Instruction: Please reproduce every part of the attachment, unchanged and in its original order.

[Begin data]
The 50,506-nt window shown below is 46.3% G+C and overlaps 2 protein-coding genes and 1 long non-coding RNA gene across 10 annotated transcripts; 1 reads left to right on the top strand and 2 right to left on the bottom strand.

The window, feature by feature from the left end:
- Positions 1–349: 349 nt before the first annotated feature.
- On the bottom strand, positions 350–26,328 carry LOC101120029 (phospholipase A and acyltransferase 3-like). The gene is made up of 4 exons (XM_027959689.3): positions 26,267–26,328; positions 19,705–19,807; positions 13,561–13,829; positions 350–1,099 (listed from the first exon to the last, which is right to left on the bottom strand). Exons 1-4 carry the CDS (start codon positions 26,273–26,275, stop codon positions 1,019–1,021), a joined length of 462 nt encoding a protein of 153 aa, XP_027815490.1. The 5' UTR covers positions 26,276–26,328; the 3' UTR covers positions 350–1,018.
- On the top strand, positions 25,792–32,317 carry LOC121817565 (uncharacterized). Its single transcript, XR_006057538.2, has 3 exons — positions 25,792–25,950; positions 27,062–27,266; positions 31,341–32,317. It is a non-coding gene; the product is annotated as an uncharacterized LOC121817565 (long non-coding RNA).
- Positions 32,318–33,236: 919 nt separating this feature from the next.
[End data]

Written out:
The 50,506-nt window shown below is 46.3% G+C and overlaps 2 protein-coding genes and 1 long non-coding RNA gene across 10 annotated transcripts; 1 reads left to right on the top strand and 2 right to left on the bottom strand.

The window, feature by feature from the left end:
- Positions 1–349: 349 nt before the first annotated feature.
- On the bottom strand, positions 350–26,328 carry LOC101120029 (phospholipase A and acyltransferase 3-like). The gene is made up of 4 exons (XM_027959689.3): positions 26,267–26,328; positions 19,705–19,807; positions 13,561–13,829; positions 350–1,099 (listed from the first exon to the last, which is right to left on the bottom strand). Exons 1-4 carry the CDS (start codon positions 26,273–26,275, stop codon positions 1,019–1,021), a joined length of 462 nt encoding a protein of 153 aa, XP_027815490.1. The 5' UTR covers positions 26,276–26,328; the 3' UTR covers positions 350–1,018.
- On the top strand, positions 25,792–32,317 carry LOC121817565 (uncharacterized). Its single transcript, XR_006057538.2, has 3 exons — positions 25,792–25,950; positions 27,062–27,266; positions 31,341–32,317. It is a non-coding gene; the product is annotated as an uncharacterized LOC121817565 (long non-coding RNA).
- Positions 32,318–33,236: 919 nt separating this feature from the next.